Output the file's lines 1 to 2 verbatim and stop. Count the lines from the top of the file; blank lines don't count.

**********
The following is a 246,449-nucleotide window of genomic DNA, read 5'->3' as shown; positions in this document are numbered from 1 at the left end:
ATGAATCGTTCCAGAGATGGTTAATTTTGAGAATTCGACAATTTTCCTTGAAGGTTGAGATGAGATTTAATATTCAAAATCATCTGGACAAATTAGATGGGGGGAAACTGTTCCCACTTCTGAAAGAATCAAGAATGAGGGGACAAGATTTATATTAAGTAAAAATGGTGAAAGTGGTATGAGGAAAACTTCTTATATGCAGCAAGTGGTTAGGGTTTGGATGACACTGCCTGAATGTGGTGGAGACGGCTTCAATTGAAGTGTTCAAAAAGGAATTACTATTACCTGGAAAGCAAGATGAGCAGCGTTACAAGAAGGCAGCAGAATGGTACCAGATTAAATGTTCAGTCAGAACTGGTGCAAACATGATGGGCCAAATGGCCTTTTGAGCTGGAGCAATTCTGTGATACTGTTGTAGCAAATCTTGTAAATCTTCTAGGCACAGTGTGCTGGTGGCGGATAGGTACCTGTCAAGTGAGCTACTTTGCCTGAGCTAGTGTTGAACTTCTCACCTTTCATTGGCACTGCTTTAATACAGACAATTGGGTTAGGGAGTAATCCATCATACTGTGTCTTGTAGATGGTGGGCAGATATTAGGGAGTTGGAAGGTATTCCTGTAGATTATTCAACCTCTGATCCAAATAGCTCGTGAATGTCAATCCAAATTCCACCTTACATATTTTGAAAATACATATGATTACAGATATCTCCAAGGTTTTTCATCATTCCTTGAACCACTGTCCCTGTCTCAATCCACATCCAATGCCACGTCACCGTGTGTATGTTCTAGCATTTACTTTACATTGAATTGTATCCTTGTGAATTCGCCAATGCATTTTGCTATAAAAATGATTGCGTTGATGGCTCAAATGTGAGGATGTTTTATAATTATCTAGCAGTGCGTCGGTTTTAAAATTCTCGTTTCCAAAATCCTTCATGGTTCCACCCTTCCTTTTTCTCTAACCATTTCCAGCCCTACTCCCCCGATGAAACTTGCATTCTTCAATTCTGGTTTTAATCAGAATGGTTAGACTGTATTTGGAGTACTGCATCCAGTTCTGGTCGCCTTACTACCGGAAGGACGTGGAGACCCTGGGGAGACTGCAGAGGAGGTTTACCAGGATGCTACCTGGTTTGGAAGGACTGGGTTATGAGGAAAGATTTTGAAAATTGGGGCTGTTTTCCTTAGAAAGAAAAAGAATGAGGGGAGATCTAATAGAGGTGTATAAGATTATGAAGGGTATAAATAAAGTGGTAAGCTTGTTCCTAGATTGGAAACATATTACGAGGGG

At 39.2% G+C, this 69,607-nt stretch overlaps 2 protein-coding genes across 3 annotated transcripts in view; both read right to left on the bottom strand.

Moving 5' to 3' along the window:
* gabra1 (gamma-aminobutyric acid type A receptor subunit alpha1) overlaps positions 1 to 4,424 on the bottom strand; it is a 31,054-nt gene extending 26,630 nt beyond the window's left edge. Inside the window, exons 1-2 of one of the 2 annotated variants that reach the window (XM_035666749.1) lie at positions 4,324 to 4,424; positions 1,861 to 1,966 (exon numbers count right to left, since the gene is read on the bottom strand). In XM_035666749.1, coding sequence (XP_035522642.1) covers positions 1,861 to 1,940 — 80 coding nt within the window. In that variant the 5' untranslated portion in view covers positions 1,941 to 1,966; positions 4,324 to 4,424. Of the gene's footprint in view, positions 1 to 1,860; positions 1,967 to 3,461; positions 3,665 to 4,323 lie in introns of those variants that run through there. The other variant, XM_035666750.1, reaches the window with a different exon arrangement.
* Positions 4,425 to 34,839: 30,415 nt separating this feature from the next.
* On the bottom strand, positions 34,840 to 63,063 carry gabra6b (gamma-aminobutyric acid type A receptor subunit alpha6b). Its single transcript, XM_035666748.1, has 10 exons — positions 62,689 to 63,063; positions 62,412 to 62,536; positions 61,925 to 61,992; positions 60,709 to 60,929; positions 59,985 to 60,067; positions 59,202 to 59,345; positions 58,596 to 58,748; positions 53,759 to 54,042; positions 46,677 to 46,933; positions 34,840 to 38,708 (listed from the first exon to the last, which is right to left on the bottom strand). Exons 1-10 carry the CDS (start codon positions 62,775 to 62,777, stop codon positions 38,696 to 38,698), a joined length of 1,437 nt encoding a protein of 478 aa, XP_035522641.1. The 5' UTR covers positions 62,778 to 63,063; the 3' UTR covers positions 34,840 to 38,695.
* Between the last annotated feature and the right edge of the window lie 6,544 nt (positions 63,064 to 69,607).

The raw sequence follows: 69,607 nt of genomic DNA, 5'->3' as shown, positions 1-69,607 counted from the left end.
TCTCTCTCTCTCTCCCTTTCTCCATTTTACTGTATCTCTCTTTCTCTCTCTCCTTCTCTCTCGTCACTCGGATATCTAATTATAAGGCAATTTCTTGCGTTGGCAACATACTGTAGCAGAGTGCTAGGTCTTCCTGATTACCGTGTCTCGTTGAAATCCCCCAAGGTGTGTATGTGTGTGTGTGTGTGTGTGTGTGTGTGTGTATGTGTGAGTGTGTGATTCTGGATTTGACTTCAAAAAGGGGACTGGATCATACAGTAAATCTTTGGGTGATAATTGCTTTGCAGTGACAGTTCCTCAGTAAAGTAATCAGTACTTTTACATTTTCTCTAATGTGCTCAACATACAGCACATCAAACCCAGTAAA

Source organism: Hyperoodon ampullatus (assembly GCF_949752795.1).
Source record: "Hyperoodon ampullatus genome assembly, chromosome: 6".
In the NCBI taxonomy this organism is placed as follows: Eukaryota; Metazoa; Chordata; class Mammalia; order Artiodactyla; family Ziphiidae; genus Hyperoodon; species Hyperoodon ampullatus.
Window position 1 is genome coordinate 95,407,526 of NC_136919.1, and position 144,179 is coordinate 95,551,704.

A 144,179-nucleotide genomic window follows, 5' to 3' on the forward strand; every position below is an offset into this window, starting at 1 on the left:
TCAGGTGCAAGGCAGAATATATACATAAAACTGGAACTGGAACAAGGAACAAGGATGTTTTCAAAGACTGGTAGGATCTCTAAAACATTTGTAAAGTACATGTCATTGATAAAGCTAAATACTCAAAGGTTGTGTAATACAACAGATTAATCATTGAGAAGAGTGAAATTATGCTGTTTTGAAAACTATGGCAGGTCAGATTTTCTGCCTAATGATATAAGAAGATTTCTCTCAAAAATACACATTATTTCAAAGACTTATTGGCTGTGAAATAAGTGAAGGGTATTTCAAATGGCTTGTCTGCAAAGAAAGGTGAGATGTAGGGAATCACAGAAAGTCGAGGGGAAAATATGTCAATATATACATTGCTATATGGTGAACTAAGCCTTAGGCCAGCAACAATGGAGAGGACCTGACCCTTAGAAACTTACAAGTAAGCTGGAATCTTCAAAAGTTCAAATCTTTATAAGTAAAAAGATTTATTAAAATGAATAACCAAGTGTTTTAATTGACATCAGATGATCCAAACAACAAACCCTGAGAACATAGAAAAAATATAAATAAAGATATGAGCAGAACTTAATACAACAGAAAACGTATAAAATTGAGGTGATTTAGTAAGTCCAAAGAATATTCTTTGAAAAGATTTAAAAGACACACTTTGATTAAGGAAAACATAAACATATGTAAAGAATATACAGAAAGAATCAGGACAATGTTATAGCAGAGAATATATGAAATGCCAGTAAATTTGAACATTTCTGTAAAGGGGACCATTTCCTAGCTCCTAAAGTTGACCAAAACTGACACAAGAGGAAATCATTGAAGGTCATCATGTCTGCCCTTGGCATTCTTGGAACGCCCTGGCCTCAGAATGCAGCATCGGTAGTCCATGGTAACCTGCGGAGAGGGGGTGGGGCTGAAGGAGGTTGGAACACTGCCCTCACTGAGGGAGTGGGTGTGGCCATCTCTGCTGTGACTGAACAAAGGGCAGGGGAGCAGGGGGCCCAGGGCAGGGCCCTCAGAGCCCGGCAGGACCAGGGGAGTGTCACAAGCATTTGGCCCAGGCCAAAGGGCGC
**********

The following is a 246,449-nucleotide window of genomic DNA, read 5'->3' as shown; positions in this document are numbered from 1 at the left end:
ATGAATCGTTCCAGAGATGGTTAATTTTGAGAATTCGACAATTTTCCTTGAAGGTTGAGATGAGATTTAATATTCAAAATCATCTGGACAAATTAGATGGGGGGAAACTGTTCCCACTTCTGAAAGAATCAAGAATGAGGGGACAAGATTTATATTAAGTAAAAATGGTGAAAGTGGTATGAGGAAAACTTCTTATATGCAGCAAGTGGTTAGGGTTTGGATGACACTGCCTGAATGTGGTGGAGACGGCTTCAATTGAAGTGTTCAAAAAGGAATTACTATTACCTGGAAAGCAAGATGAGCAGCGTTACAAGAAGGCAGCAGAATGGTACCAGATTAAATGTTCAGTCAGAACTGGTGCAAACATGATGGGCCAAATGGCCTTTTGAGCTGGAGCAATTCTGTGATACTGTTGTAGCAAATCTTGTAAATCTTCTAGGCACAGTGTGCTGGTGGCGGATAGGTACCTGTCAAGTGAGCTACTTTGCCTGAGCTAGTGTTGAACTTCTCACCTTTCATTGGCACTGCTTTAATACAGACAATTGGGTTAGGGAGTAATCCATCATACTGTGTCTTGTAGATGGTGGGCAGATATTAGGGAGTTGGAAGGTATTCCTGTAGATTATTCAACCTCTGATCCAAATAGCTCGTGAATGTCAATCCAAATTCCACCTTACATATTTTGAAAATACATATGATTACAGATATCTCCAAGGTTTTTCATCATTCCTTGAACCACTGTCCCTGTCTCAATCCACATCCAATGCCACGTCACCGTGTGTATGTTCTAGCATTTACTTTACATTGAATTGTATCCTTGTGAATTCGCCAATGCATTTTGCTATAAAAATGATTGCGTTGATGGCTCAAATGTGAGGATGTTTTATAATTATCTAGCAGTGCGTCGGTTTTAAAATTCTCGTTTCCAAAATCCTTCATGGTTCCACCCTTCCTTTTTCTCTAACCATTTCCAGCCCTACTCCCCCGATGAAACTTGCATTCTTCAATTCTGGTTTTAATCAGAATGGTTAGACTGTATTTGGAGTACTGCATCCAGTTCTGGTCGCCTTACTACCGGAAGGACGTGGAGACCCTGGGGAGACTGCAGAGGAGGTTTACCAGGATGCTACCTGGTTTGGAAGGACTGGGTTATGAGGAAAGATTTTGAAAATTGGGGCTGTTTTCCTTAGAAAGAAAAAGAATGAGGGGAGATCTAATAGAGGTGTATAAGATTATGAAGGGTATAAATAAAGTGGTAAGCTTGTTCCTAGATTGGAAACATATTACGAGGGG